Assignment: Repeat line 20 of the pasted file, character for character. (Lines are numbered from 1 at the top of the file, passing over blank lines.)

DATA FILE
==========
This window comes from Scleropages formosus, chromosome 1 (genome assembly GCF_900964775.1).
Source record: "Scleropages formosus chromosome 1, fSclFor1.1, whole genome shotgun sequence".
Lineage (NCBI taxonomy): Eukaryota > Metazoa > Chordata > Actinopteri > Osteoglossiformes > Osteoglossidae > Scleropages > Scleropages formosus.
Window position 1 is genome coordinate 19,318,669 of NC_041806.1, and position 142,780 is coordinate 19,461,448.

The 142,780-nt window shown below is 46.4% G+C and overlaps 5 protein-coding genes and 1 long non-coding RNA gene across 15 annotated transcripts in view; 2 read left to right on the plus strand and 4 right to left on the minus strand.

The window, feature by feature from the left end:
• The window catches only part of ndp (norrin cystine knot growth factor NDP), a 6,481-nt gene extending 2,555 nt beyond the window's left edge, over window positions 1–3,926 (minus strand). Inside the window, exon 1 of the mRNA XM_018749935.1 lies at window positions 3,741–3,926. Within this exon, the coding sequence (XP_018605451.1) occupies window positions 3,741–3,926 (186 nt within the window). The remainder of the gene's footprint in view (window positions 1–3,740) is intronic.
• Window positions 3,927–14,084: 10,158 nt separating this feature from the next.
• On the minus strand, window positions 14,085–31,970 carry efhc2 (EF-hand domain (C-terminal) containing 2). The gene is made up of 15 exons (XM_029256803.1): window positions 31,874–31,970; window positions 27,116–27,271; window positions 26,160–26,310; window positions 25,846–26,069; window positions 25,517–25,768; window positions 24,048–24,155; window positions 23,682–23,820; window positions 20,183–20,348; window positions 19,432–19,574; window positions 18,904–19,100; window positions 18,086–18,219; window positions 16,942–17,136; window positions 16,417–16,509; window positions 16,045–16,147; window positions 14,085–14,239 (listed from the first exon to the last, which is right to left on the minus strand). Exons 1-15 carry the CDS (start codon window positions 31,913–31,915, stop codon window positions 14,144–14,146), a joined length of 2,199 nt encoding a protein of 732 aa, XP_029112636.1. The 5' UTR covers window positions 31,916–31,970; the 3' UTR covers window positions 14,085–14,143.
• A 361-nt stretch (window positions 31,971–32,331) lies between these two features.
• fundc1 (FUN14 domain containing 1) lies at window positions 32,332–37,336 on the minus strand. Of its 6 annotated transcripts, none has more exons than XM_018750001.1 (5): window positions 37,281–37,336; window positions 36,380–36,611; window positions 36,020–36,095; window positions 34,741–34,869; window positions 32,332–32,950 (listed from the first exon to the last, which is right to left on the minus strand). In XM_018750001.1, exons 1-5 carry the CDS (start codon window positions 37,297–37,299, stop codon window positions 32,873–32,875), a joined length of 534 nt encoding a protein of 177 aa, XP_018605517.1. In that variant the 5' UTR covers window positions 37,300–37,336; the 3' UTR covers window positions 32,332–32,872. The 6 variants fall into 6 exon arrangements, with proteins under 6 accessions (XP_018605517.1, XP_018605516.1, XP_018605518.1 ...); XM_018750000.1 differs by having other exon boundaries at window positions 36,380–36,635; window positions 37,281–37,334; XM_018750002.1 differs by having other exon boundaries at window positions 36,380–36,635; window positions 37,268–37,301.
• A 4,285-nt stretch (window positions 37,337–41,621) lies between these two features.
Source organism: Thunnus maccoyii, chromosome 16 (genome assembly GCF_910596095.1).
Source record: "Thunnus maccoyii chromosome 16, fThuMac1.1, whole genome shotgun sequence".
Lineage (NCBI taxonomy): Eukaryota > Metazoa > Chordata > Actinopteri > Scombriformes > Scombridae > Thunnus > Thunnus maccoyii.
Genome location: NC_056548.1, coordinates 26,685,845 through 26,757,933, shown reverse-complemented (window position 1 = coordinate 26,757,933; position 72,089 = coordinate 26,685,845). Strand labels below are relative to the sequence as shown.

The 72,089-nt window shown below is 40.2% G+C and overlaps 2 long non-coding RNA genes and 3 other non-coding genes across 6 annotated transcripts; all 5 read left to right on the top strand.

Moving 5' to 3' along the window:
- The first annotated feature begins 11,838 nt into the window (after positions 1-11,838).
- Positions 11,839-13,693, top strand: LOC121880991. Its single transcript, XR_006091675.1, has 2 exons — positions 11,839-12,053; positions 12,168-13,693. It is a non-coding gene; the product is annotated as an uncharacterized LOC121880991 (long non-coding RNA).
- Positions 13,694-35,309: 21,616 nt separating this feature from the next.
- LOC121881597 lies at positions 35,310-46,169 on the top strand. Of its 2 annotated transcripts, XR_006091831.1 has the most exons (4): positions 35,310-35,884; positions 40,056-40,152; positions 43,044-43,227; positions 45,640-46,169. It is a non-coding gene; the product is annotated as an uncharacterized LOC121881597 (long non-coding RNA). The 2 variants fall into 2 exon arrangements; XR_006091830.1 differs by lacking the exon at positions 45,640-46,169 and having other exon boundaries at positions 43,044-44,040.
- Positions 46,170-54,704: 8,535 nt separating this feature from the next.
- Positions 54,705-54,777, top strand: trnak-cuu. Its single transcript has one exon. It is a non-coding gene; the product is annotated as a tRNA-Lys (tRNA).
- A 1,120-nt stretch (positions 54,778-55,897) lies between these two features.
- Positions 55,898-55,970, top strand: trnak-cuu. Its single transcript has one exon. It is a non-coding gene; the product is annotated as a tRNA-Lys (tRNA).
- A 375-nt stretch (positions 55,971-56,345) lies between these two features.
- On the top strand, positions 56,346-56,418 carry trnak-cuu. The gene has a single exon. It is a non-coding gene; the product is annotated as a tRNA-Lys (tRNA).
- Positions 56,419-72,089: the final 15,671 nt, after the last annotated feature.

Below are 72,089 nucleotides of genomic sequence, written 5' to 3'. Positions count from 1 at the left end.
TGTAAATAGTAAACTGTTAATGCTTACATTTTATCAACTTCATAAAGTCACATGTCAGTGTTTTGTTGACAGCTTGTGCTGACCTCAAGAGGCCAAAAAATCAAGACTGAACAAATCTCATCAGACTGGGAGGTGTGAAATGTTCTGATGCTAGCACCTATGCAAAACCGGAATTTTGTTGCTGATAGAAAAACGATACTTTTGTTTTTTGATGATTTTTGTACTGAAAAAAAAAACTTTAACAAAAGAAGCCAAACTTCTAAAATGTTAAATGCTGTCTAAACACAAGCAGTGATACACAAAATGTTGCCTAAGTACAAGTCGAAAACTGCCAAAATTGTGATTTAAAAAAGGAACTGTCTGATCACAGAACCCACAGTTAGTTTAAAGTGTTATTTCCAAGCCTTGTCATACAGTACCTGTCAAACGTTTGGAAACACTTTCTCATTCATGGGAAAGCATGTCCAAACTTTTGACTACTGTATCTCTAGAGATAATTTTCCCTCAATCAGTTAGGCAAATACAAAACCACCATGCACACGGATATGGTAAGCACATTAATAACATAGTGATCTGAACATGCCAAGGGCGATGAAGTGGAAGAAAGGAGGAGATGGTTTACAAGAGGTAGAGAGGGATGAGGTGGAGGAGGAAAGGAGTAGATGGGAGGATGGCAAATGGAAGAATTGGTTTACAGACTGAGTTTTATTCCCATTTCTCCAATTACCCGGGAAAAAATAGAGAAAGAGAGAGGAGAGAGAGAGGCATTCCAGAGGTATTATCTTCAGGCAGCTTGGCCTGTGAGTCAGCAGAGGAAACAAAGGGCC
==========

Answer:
- Positions 11,839-13,693, top strand: LOC121880991. Its single transcript, XR_006091675.1, has 2 exons — positions 11,839-12,053; positions 12,168-13,693. It is a non-coding gene; the product is annotated as an uncharacterized LOC121880991 (long non-coding RNA).